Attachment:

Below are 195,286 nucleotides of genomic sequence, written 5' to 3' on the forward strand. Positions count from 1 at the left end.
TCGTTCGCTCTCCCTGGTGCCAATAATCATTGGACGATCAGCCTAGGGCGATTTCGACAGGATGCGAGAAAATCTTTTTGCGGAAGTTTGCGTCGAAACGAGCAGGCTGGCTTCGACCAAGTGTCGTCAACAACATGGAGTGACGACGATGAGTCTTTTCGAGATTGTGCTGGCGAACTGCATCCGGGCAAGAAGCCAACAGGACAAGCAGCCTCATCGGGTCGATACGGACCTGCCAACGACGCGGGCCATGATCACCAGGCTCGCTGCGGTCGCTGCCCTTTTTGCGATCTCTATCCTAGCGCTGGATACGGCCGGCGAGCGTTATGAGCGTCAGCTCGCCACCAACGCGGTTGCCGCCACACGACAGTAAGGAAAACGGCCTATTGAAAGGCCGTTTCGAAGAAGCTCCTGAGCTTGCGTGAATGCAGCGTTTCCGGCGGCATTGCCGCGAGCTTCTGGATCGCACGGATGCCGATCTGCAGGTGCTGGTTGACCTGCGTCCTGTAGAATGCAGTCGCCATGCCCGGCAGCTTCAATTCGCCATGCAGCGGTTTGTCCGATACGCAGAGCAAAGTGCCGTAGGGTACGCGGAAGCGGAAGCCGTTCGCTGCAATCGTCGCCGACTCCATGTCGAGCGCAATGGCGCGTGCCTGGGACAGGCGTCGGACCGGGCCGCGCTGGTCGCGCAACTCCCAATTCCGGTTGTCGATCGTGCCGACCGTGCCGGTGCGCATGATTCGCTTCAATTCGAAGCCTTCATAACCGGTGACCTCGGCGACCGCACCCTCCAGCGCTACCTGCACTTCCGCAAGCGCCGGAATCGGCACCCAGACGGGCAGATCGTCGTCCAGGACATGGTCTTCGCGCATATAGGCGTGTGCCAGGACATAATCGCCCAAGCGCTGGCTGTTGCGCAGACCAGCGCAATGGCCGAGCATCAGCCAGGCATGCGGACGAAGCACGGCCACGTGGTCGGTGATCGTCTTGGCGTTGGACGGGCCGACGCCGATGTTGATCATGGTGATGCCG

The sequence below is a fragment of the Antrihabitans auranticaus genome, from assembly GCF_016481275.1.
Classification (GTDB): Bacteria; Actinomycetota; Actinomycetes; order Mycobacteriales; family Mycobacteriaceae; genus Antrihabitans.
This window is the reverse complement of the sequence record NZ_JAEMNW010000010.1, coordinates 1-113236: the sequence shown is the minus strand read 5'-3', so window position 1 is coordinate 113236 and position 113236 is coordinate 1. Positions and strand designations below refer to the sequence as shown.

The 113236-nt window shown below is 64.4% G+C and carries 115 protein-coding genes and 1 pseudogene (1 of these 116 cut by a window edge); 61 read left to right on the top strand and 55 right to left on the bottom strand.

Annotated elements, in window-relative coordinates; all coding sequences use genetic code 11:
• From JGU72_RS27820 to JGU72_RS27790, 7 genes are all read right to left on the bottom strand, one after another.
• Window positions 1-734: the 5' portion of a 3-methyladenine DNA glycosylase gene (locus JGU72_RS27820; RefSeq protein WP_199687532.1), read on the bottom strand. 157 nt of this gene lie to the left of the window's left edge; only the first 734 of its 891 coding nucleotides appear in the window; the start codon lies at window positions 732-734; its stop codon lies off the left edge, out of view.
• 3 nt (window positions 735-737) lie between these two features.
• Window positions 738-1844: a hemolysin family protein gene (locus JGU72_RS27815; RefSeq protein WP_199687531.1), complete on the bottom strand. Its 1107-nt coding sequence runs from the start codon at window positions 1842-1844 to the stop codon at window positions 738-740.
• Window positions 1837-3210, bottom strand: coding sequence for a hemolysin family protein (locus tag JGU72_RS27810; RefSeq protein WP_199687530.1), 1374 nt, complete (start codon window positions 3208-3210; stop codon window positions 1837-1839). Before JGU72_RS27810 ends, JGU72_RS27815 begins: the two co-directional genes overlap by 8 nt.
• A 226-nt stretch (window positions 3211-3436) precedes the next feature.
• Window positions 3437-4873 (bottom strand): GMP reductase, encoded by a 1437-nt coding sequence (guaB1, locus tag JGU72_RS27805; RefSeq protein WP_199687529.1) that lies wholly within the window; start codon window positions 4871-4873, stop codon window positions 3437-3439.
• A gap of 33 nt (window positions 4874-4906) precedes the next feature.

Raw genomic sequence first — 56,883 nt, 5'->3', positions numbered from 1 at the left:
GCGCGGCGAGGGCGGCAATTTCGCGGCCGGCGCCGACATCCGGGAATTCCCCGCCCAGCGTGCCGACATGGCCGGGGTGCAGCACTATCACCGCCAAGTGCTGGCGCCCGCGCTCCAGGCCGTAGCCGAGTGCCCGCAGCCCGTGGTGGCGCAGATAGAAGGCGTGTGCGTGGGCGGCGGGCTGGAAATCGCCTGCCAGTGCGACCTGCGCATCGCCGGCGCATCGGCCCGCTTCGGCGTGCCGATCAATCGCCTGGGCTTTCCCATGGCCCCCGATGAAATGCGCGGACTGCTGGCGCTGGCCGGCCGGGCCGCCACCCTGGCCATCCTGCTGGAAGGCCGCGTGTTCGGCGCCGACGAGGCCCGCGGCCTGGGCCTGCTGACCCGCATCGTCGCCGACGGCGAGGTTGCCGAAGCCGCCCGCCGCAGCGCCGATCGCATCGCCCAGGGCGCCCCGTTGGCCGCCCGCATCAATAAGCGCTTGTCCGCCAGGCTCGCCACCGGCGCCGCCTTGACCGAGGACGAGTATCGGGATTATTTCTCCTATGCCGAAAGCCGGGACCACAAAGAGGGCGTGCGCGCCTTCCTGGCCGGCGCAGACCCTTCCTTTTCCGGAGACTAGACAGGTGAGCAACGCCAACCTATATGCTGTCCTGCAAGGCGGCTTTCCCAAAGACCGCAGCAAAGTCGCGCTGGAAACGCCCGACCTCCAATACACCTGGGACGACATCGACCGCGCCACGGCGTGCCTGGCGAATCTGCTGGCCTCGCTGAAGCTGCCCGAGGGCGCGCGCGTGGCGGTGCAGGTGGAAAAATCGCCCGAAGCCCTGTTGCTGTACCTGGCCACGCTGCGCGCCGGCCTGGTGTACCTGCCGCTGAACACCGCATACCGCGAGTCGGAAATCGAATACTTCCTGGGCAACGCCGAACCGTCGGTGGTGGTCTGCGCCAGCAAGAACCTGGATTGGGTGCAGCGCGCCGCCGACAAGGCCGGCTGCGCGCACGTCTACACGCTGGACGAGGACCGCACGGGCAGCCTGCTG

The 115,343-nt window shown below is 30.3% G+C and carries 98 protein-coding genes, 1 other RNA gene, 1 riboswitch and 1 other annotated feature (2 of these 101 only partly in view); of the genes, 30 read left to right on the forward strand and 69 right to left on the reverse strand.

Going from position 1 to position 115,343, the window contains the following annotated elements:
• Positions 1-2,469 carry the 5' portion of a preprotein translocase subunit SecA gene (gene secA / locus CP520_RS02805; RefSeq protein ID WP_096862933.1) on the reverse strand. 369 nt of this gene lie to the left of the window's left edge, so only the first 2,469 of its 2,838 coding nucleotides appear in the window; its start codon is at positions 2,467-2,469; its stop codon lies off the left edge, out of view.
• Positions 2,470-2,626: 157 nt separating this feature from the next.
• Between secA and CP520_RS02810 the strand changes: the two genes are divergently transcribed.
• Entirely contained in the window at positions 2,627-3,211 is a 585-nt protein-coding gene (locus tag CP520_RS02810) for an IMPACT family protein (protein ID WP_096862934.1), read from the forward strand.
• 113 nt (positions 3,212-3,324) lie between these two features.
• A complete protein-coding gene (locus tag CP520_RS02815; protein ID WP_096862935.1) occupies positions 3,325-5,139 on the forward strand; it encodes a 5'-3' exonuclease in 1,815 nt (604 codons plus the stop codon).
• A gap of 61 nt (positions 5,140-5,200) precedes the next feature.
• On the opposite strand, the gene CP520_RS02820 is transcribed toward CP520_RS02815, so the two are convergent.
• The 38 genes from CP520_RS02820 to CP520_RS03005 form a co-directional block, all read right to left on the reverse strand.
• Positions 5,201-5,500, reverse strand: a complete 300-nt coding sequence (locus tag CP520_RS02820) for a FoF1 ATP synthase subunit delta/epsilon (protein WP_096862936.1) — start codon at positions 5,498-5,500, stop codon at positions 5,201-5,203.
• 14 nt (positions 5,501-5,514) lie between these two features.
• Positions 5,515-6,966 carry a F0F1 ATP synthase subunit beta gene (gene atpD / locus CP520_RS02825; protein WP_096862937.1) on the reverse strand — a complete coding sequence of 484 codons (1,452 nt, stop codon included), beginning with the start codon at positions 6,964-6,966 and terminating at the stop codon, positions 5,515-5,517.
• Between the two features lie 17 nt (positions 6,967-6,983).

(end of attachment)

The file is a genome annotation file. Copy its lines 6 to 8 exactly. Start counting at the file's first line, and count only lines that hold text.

The 113236-nt window shown below is 64.4% G+C and carries 115 protein-coding genes and 1 pseudogene (1 of these 116 cut by a window edge); 61 read left to right on the top strand and 55 right to left on the bottom strand.

Annotated elements, in window-relative coordinates; all coding sequences use genetic code 11:
• From JGU72_RS27820 to JGU72_RS27790, 7 genes are all read right to left on the bottom strand, one after another.